University of Oslo (Norway) UiO Aims To Reduce Its Energy Usage

Reduced indoor temperatures, co-use of buildings, and closed charging ports for electric cars are among some of the measures that will come into effect in an effort to reduce energy usage.

The University of Oslo has worked actively to reduce energy usage in its buildings since 2016, and as of today, this corresponds to a reduction of around 25%. The university´s climate and environmental strategy sets ambitious goals and obliges the institution to reduce energy usage with at least 30% by 2030. There has been a severe surge in costs related to energy lately, both nationally and internationally. Early projections show that the University of Oslo is looking at extra costs of around 130 million NOK this year and 170 million NOK in 2023 as a result.

The upcoming measures are:

Reduced temperatures in buildings. The temperature will not go below 19 degrees. Measures will be adapted to the usage of the buildings, such as research, labs museum magazines.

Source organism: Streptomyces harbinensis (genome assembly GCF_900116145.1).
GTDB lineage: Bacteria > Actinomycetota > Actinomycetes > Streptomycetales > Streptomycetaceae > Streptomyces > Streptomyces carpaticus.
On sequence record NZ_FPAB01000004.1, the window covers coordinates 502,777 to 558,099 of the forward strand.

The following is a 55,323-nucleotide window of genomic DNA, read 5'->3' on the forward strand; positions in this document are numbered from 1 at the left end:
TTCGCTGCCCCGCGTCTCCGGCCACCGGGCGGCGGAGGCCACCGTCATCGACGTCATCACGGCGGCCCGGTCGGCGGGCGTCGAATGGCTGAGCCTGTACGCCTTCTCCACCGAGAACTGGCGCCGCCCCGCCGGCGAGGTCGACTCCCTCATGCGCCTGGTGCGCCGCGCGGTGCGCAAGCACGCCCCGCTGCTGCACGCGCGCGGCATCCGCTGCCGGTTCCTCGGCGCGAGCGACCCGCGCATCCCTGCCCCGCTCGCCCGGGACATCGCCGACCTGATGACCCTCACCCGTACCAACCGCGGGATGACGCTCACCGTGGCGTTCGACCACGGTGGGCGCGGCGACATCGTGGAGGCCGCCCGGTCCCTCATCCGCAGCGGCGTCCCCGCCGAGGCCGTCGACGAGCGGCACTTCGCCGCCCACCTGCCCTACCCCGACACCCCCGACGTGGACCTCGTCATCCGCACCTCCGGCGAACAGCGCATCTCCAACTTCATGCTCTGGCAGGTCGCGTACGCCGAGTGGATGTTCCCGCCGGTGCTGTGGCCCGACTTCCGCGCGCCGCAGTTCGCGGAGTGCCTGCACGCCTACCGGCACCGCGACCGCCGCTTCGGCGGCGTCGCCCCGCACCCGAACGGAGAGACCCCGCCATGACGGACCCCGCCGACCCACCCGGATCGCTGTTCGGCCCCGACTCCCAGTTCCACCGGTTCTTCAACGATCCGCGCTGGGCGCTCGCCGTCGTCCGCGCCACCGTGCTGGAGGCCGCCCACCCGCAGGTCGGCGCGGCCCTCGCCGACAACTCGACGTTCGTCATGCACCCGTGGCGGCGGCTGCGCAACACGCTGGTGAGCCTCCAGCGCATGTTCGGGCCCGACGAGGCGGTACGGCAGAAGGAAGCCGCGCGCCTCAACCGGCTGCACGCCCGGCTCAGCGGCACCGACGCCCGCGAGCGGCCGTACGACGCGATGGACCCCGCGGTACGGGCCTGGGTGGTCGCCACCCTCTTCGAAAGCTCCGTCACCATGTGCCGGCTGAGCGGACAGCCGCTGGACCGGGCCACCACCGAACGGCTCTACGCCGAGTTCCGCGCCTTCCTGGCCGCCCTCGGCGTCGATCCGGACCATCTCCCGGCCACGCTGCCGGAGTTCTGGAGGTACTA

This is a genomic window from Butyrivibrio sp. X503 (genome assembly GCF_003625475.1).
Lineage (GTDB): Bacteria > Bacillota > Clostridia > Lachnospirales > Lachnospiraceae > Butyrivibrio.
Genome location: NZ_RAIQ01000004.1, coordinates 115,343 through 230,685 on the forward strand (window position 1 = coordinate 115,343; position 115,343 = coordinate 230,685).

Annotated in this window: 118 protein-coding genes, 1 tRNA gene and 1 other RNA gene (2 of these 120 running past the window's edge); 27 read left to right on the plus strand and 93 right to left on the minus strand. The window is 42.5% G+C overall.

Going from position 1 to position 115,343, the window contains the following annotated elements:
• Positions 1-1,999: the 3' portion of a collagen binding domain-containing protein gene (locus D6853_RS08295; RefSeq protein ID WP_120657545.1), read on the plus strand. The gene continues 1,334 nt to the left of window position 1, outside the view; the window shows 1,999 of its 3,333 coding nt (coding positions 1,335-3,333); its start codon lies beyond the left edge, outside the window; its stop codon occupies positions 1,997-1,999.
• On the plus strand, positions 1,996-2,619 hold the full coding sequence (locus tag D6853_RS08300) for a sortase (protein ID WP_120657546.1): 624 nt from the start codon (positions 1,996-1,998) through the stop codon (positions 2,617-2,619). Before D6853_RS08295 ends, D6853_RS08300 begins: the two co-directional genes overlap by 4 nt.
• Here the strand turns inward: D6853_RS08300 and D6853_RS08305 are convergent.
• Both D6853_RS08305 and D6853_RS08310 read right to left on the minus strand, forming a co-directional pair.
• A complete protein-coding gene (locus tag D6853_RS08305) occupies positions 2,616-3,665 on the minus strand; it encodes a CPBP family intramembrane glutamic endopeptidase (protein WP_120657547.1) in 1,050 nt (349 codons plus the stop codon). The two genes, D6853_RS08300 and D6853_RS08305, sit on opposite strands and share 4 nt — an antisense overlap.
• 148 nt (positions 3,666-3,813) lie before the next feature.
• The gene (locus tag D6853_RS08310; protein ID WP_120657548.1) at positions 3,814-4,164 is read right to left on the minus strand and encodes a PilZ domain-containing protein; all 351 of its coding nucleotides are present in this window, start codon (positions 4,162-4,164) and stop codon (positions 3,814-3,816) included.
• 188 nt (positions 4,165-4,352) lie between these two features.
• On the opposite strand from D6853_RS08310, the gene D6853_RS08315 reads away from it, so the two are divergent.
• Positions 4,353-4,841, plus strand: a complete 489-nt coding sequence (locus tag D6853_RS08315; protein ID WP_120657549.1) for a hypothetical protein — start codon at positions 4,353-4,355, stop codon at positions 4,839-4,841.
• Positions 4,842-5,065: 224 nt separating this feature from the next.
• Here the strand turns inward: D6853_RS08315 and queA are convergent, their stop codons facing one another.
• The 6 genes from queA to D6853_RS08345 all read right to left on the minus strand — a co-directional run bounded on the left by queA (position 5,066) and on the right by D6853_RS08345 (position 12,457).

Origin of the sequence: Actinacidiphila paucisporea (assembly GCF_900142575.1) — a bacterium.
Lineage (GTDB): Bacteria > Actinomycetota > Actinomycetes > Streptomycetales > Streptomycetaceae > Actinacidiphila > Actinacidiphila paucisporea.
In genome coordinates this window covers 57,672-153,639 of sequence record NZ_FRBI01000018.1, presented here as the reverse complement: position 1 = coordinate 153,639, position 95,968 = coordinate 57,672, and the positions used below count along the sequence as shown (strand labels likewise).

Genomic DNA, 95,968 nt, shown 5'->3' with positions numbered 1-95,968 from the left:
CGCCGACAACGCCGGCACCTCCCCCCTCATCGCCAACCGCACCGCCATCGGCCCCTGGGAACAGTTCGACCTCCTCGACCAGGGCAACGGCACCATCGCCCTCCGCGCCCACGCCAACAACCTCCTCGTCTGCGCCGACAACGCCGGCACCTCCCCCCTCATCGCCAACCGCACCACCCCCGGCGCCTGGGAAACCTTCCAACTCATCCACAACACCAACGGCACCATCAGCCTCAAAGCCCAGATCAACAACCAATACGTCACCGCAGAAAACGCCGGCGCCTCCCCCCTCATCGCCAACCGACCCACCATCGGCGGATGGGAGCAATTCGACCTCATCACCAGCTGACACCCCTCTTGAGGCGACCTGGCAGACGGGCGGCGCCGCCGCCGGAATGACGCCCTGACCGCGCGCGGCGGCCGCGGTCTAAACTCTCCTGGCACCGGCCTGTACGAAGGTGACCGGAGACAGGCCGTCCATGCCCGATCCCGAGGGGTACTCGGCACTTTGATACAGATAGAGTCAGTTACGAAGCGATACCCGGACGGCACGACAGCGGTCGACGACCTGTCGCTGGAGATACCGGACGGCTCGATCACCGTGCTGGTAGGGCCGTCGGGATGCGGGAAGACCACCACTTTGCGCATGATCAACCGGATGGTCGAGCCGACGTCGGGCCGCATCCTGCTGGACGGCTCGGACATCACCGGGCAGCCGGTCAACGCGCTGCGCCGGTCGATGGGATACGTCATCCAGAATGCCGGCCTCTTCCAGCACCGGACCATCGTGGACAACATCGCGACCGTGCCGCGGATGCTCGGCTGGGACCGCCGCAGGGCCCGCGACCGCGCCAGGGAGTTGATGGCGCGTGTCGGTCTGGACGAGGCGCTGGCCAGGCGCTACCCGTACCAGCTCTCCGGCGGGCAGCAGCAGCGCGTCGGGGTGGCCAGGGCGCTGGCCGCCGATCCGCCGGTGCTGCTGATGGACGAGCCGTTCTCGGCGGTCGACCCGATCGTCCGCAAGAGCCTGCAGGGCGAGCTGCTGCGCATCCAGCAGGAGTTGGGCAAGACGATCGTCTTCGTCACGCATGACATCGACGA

Co-use of student areas and reading rooms after 4 PM in some buildings, where a temperature of 19 degrees and ventilation will be kept on past 4 PM. Ventilation will shut down and temperatures will be lowered further in facilities that are not in use after 4 PM.
Temporary shutdown of charging ports for electric cars, except for company cars.
Encourage students and employees to implement simple energy saving measures such as turning off the lights.
We expect that these measures will result in a save of costs of around 35 million NOK.

Local adjustments
The measures that are coming into effect have been discussed with the units, students and the unions, and will not affect activities relating to research and education. Students will still be able to use reading rooms as normal in their own buildings or facilities nearby after 4 PM.

Rector at the University of Oslo, Svein Stølen, stresses the importance of adaptation and facilitation when speaking about the measures.

– We find ourselves in tough times financially because of the high energy costs, and action is needed. At the same time, we must ensure the measures that are implemented do not affect research and education, says Stølen.